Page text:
Azure Sentinel, Microsoft’s cloud-based security information and event management (SIEM) solution, has reached the “general availability” release stage, Microsoft announced on Tuesday.
The solution had been at the preview stage back in February, but now it’s deemed ready by Microsoft for commercial use. Microsoft worked with its partners to fine-tune Azure Sentinel, and got “feedback from 12,000 customers” before its commercial launch, explained Ann Johnson, corporate vice president for Microsoft’s Cybersecurity Solutions Group, in the announcement. Johnson claimed that Azure Sentinel is a low-maintenance option compared with other SIEM solutions.
Microsoft’s SIEM solution combines data from an organization’s infrastructure, users, devices and applications, as well as cloud data. It uses machine learning and artificial intelligence to find threats and has a querying capability. It provides a dashboard view for users and also will send alerts.
Azure Sentinel works with other Azure services. It can use “security data from Azure Security Center and Azure Active Directory (Azure AD), along with data from Microsoft 365,” Johnson noted. There’s no extra cost to use data from “Office 365 audit logs, Azure activity logs and alerts from Microsoft Threat Protection,” she added.
As an Azure service, Microsoft is touting Azure Sentinel’s pay-for-what-you-use aspect. Organizations get billed based on the data stored in the Azure Monitor Log Analytics workspace, and the data that gets used for analysis. Organizations can opt for the Pay-As-You-Go option or for Capacity Reservations.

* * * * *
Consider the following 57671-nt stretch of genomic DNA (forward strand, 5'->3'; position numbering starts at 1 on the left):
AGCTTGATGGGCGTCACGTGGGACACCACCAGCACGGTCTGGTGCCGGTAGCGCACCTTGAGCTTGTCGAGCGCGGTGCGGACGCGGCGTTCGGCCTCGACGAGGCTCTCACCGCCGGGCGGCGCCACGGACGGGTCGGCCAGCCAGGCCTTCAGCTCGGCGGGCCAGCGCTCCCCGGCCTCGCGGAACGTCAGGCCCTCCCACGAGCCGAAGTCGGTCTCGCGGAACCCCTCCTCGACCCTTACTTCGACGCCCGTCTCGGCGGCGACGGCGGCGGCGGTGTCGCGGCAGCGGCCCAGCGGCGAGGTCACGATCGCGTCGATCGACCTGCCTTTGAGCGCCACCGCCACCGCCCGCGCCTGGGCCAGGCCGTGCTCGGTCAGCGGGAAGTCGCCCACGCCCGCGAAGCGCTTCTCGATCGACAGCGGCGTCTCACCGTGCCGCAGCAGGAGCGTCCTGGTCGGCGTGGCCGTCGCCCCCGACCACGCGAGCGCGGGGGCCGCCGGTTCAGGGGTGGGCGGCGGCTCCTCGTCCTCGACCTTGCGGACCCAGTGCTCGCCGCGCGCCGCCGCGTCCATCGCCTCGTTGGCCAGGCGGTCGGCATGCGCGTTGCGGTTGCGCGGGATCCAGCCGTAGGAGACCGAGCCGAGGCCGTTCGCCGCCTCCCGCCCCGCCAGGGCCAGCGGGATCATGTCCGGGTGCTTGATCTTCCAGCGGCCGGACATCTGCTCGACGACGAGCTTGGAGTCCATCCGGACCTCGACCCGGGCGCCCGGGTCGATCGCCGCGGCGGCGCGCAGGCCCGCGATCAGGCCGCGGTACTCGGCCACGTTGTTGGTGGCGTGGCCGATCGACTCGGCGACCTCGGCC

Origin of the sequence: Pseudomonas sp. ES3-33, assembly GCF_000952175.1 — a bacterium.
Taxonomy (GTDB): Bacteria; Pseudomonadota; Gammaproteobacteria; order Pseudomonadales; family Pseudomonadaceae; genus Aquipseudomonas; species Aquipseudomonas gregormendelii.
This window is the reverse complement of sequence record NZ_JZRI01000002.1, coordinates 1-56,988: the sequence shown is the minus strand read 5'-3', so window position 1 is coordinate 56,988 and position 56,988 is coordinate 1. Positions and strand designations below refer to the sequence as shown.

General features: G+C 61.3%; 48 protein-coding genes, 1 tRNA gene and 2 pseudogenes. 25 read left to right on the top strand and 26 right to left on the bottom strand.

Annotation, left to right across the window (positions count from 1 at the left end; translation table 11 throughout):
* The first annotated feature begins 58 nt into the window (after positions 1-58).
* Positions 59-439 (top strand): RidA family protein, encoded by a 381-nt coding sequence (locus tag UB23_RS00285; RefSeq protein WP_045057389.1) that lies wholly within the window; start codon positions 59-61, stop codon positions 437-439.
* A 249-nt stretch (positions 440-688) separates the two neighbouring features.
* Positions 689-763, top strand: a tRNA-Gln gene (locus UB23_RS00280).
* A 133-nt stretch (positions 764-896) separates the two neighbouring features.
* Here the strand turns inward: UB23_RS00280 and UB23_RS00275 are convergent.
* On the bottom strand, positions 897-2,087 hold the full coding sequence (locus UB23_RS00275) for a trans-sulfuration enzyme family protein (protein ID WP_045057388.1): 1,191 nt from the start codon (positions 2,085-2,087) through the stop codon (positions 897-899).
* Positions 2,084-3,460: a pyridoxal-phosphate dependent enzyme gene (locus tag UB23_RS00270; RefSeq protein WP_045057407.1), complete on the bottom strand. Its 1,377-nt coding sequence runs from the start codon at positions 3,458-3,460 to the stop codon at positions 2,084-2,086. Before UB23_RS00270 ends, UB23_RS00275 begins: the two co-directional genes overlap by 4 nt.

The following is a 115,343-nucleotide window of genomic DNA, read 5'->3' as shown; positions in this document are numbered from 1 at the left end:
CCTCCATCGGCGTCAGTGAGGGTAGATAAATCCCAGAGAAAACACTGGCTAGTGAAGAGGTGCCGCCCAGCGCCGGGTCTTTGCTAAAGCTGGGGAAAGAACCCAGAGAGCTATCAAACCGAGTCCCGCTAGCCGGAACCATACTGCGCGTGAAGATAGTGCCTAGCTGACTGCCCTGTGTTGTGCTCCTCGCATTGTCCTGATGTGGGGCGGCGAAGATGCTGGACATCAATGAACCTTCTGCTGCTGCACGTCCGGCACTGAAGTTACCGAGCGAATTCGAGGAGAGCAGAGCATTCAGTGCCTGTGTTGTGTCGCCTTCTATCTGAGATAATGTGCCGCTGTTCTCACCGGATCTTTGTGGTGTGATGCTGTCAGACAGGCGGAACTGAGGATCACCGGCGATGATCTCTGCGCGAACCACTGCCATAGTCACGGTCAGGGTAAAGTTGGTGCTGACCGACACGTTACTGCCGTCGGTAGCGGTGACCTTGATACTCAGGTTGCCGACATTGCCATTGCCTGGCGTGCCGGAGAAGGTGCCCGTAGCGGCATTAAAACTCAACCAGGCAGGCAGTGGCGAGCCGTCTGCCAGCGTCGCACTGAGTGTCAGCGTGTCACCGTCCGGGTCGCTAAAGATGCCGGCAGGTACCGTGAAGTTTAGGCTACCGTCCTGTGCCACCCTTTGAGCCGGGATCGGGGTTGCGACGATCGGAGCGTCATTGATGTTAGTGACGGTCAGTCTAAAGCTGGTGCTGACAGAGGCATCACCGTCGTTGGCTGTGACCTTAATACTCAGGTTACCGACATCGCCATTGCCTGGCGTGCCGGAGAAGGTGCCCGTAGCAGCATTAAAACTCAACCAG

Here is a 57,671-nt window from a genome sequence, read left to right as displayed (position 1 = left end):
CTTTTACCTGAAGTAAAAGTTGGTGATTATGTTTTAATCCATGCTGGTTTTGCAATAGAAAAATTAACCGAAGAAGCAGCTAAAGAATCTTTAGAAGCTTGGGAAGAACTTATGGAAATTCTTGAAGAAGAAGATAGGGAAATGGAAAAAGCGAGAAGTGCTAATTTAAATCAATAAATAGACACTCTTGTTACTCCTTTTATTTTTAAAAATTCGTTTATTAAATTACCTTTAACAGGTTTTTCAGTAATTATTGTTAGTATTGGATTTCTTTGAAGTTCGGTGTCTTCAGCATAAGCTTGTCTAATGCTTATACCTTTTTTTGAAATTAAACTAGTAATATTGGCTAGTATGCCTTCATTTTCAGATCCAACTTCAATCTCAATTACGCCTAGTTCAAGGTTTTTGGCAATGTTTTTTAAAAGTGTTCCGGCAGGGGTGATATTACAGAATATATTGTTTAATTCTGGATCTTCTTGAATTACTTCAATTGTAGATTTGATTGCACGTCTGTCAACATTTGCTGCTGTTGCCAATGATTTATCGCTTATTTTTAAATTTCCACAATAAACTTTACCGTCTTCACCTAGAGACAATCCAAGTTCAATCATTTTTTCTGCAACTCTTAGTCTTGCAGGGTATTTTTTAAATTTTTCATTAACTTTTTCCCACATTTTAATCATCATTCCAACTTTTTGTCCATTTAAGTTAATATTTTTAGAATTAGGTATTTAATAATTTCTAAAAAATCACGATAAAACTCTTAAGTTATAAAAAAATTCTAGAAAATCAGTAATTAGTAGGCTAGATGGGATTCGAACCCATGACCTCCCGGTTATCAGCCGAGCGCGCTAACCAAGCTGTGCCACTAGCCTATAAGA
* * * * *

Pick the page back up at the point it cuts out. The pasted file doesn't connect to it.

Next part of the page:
Billing under the Capacity Reservations option offers a “fixed fee based on the selected tier,” Microsoft’s Azure Sentinel pricing page explained. For instance, a capacity of 100GB per day is billed at $123 per day, while 500GB per day gets billed at $492 per day. These charges are considered to be discounted compared with the Pay-As-You-Go option, which gets billed at $2.46 per GB. Microsoft also charges if the data gets retained after 90 days.
Organizations can increase their Capacity Reservations at any time. However, they can only end or reduce their Capacity Reservations after 31 days.
Automating security responses with Azure Sentinel seems to require using Azure Logic Apps, an extra cost, according to the pricing page. For customizing Azure Sentinel’s machine learning models, Microsoft recommends its Azure Machine Learning Studio and the Azure Databricks service.
Microsoft is planning to broadcast a talk on Azure Sentinel’s security operations on Thursday, Sept. 26, starting at 10 a.m. PST, with sign-up here.